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6 Ways to Feel Awesome on Thanksgiving and Avoid the “Holiday Slide”

By Stephanie E - Jenny Craig Reviewed by Briana Rodriquez, RDN Expert Reviewed

Thanksgiving: a holiday that is usually centered around the dinner table with family, friends and copious amounts of delectable food (we see you, pumpkin pie). From succulent roasted turkey to savory side dishes, we’re sure you have a few favorites you look forward to every year. But all of that delicious food can sometimes leave you feeling stuffed and uncomfortable.

And if you’re on a journey to better health and weight loss, learning how to navigate this time of year can be especially difficult. Here’s the good news: you can enjoy yourself, feel great on Thanksgiving and still stick to your weight loss goals with a few simple tricks. 

Learn how to avoid the “holiday slide” by staying on track with your healthy habits — and make this Thanksgiving your healthiest yet with these six helpful tips. 

1. Say yes to breakfast and lunch.

HolidayHacks_Thanksgiving_BreakfastLunch.jpgMost of the festivities kick off in the afternoon, with many Americans dishing up their Thanksgiving meal between 1-3:00 p.m.1 While it might be tempting to put off breakfast and lunch to get the most out of your dinner, skipping meals will likely leave you feeling tired, cranky and hungry.2 Waiting all day to eat may also make you more likely to overeat when the food is served. Avoid feeling “hangry” by having a healthy breakfast and lunch earlier in the day. If you have a snack between meals, try a nonfat plain Greek yogurt, a hard-boiled egg or a handful of carrot sticks to help you feel more satisfied.

2. Embrace healthier food choices.

Ready to build your Thanksgiving plate? Rather than thinking of the holiday as an all-you-can-eat feast, create your plate the way you would any other time of the year. Focusing on plenty of veggies, a portion of lean protein, and a moderate amount of healthy fats and starches are great ways to make a nutritious and satisfying meal. 
But before you reach for an extra dinner roll, try this strategy. Ask yourself:

“Is this something I can have year-round?”

If you answered “yes,” feel free to move on to the next item. Carb-heavy, sugary and deep fried foods are a dime a dozen, especially during the holidays. Pursuing your goal weight doesn’t need to be restrictive — by making mindful choices, you’ll eat the foods you actually want and are special to that specific holiday, and probably enjoy them even more.

3. Portion size is key.

HolidayHacks_Thanksgiving_PortionSize_edited.jpgHow many calories are in a typical Thanksgiving dinner? The results may surprise you: Americans may eat upwards of 4,500 calories during their Thanksgiving dinner alone, according to the Calorie Control Council.3 But that doesn’t mean you have to skip your favorite foods. Pay attention to your portions and refer to our helpful Portion Size Guide as a reference. To keep your portions under control, try filling the majority of your plate with a variety of non-starchy vegetables and fresh salad from the Fresh & Free Additions list. Also, before considering seconds, allow yourself 20-30 minutes to start digesting before putting any other food on your plate — it can take at least 20 minutes for you to begin feeling full.4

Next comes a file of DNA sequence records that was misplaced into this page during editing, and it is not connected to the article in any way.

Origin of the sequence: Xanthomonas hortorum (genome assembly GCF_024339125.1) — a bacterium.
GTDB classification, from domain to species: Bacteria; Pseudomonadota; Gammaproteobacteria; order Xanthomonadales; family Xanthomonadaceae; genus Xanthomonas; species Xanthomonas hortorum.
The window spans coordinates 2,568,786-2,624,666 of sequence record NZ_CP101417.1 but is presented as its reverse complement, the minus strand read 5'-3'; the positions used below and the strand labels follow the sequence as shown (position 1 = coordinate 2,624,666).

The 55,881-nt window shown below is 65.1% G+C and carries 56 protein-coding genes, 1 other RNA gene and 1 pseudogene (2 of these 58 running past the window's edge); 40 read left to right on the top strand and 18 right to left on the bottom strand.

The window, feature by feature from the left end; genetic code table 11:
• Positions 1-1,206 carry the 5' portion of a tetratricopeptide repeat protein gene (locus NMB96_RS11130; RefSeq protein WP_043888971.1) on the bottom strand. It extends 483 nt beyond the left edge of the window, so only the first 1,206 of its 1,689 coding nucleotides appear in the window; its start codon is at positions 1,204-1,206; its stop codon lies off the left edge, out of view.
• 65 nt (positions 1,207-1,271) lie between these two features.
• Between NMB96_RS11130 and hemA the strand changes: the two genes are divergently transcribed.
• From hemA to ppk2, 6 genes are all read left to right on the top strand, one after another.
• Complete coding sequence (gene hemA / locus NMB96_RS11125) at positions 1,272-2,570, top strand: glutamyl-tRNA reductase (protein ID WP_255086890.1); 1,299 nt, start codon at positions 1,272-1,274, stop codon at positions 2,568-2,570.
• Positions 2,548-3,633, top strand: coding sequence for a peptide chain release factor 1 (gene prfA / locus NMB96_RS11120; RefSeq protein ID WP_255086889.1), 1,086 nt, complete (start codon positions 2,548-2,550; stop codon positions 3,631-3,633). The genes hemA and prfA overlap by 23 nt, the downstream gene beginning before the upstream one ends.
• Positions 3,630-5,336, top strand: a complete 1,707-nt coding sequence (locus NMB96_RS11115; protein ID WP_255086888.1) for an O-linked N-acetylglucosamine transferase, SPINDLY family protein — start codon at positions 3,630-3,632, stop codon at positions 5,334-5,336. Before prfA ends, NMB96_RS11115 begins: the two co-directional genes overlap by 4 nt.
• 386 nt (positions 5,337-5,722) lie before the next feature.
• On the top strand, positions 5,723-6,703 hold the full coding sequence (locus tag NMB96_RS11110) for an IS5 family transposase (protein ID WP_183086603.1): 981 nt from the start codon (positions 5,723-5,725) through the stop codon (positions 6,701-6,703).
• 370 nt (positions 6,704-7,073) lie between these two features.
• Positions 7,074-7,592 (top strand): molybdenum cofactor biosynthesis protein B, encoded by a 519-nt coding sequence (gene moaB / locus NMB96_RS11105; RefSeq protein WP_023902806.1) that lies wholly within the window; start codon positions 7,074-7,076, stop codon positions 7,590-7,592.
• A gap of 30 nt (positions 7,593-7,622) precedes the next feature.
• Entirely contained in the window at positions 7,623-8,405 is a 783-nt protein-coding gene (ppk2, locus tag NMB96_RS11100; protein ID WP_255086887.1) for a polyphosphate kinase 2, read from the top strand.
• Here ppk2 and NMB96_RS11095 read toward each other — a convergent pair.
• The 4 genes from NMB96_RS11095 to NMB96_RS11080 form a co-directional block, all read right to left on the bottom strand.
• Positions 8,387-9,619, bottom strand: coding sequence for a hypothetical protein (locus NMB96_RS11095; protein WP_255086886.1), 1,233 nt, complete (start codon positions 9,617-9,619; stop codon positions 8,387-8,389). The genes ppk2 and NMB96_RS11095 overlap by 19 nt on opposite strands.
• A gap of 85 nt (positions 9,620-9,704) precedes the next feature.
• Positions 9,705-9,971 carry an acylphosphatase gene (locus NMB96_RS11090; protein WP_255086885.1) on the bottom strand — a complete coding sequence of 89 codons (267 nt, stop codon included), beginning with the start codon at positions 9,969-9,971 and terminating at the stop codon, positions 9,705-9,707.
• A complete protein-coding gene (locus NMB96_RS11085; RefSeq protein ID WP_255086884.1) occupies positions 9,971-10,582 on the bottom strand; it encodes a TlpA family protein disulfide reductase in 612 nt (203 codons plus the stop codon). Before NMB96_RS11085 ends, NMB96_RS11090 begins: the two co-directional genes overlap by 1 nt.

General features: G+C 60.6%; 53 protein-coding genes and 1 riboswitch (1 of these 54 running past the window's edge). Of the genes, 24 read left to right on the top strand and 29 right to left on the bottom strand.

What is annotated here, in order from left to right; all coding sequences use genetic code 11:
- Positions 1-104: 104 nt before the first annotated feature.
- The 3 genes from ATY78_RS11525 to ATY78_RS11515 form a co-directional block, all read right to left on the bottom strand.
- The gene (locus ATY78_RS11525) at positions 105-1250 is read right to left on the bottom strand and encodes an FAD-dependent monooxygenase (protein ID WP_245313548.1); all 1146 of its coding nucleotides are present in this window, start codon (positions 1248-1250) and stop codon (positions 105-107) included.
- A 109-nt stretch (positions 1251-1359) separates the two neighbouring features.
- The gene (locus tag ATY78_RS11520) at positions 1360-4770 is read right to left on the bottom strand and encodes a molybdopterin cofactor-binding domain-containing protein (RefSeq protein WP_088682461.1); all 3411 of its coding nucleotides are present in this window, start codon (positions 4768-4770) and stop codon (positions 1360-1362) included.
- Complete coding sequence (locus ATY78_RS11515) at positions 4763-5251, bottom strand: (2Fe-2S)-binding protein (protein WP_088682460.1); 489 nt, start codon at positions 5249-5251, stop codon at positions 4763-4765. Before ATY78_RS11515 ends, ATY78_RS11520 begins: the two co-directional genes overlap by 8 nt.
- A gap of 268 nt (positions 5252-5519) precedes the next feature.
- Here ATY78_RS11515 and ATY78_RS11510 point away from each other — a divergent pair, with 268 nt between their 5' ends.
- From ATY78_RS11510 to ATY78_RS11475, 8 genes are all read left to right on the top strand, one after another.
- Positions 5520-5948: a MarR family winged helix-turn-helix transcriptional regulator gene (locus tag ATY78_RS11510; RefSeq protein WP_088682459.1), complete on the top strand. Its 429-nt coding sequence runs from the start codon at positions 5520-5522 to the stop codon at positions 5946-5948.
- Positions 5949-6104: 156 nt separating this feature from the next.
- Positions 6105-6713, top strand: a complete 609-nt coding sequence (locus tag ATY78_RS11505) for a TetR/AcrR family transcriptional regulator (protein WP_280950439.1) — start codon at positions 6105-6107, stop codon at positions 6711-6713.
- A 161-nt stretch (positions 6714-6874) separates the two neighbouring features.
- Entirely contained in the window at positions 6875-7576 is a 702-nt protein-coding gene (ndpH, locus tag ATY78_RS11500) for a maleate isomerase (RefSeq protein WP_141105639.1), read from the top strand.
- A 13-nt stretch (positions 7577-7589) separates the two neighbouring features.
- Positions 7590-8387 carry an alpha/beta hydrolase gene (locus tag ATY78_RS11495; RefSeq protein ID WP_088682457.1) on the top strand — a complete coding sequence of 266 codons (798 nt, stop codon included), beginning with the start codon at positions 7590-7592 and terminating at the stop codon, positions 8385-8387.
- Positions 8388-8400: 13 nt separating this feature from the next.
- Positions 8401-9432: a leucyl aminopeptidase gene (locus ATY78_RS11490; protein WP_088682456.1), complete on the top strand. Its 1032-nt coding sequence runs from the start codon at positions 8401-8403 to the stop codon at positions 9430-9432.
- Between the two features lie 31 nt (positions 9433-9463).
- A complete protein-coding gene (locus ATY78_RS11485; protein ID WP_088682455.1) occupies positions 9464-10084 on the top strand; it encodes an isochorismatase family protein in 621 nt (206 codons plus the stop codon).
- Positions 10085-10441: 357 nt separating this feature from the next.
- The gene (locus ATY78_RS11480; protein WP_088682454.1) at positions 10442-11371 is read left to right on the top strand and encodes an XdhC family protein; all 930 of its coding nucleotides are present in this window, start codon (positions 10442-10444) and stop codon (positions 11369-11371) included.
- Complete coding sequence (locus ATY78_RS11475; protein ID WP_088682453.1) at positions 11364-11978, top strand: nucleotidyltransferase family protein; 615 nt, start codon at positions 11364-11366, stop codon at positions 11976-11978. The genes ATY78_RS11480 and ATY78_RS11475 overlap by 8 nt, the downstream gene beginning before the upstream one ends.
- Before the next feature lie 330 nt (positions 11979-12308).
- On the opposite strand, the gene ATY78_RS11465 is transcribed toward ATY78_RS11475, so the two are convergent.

4. Make smart swaps.

HolidayHacks_Thanksgiving_Swap.jpgEnjoy your Thanksgiving favorites in new, delicious ways by making simple substitutions. Try these:

Spiced sweet potatoes: Skip the marshmallows and turn up the volume on these naturally sweet veggies with aromatic spices. Heat the oven to 375 F. Sprinkle a little cinnamon and nutmeg, a dash of vanilla extract and a spritz of olive oil over sweet potatoes cut into 1-inch cubes. Toss gently to coat. Spread evenly on a foil-lined baking sheet and roast for 25-30 minutes until golden brown and tender. Mash roasted sweet potatoes and serve. If you're on the Jenny Craig program, a serving of 1 cup of spiced sweet potatoes equals 2 starches.

Healthy green bean casserole: Make two servings with Jenny Craig’s Green Beans with Garlic & Olive Oil and top it with crispy onions. To make the onions, peel and slice a small onion into 1/8-inch rings. Dip rings into an egg white and sprinkle with 2 tablespoons of grated Parmesan cheese along with salt and pepper to taste. (1 tablespoon of Parmesan counts as 1 limited food, if you're on Jenny Craig.) Place onions into an air fryer and give them a quick burst of cooking spray. Flip rings over and spray again. Fry at 400 F for five minutes, or until crispy.5 Heat green beans according to instructions, top with onions and enjoy immediately. 

For the Main Event: And if you are on the Jenny Craig program, you can skip laboring for hours in the kitchen and have Thanksgiving dinner ready in less than 10 minutes with Jenny Craig’s Turkey and Wild Rice! Tender turkey, savory wild and brown rice, sweet potatoes and rich gravy make a quick and easy meal.

Sweet treat alternatives: Want to end your meal with dessert? Check out these 10 treats that will satisfy your sweet tooth without sidetracking your weight loss.

5. Slow down and savor your meal.